Texas Instruments Inc. said Monday that second-quarter profit rose 48 percent on cost-cutting and demand for computer chips from automakers and industrial companies.
The company said its order backlog increased, and it issued a third-quarter profit forecast that ranged higher than analysts expected.
The shares rose 16 cents in regular trading to close at $37.42, and were up another 74 cents to $38.16 during after-hours trading.
The Dallas-based semiconductor company said that second-quarter net income was $660 million, or 58 cents per share. Excluding one-time items such as transferring wireless-connectivity technology to a customer, the company would have earned 42 cents per share.
That was a penny better than analysts’ forecast of adjusted profit.
A year ago, net income was $446 million, or 38 cents per share.
Revenue fell nearly 9 percent to $3.05 billion, slightly less than the $3.06 billion that analysts estimated.
TI’s revenue has been sliding as it shifts away from the wireless business — phone manufacturers are developing their own chips for smartphones and tablet computers — and focuses more on semiconductors for power management and processors used in industries such as automotive.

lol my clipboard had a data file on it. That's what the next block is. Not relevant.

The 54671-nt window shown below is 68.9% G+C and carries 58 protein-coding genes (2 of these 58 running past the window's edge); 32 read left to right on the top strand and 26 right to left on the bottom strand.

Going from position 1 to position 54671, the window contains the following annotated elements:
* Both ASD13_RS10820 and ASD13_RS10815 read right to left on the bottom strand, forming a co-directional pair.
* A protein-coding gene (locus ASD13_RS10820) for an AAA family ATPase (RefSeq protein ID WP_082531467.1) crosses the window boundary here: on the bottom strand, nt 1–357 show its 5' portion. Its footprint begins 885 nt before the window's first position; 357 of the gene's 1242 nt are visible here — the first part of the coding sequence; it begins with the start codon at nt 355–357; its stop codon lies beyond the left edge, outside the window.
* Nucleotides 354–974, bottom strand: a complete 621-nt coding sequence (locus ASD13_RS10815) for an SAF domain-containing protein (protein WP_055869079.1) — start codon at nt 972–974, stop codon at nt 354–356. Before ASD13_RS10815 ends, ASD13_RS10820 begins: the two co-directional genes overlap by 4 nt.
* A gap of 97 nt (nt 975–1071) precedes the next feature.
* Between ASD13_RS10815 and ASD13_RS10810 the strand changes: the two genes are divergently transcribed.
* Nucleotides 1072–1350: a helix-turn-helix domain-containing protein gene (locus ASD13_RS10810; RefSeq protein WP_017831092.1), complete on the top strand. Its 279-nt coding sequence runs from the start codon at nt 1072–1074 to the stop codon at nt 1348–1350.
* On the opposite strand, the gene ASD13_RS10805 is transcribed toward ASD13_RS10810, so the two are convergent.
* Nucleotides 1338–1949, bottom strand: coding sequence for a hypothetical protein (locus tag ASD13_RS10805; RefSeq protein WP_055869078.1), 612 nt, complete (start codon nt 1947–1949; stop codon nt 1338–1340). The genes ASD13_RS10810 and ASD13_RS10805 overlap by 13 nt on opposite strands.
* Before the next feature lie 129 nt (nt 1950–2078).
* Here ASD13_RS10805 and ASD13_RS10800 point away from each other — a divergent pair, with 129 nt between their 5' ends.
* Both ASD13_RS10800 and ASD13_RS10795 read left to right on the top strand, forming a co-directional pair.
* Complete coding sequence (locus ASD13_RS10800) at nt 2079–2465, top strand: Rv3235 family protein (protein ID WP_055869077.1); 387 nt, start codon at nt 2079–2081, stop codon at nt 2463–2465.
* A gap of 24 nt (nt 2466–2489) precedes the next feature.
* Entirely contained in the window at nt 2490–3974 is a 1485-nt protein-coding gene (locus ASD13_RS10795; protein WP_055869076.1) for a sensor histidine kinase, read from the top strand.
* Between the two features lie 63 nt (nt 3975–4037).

The company has cut jobs, and its cost of producing revenue dropped by 12 percent in the second quarter. TI also slashed research-and-development spending by 19 percent.
TI predicted that third-quarter earnings would be between 49 and 57 cents per share on revenue between $3.09 billion and $3.35 billion. Analysts surveyed by FactSet forecast 51 cents per share on revenue of $3.20 billion.
Chairman and CEO Rich Templeton said that sales to industrial and automotive markets contributed to growth in revenue from the previous quarter. He added that the backlog grew and increased certainty about performance in the second half of the year.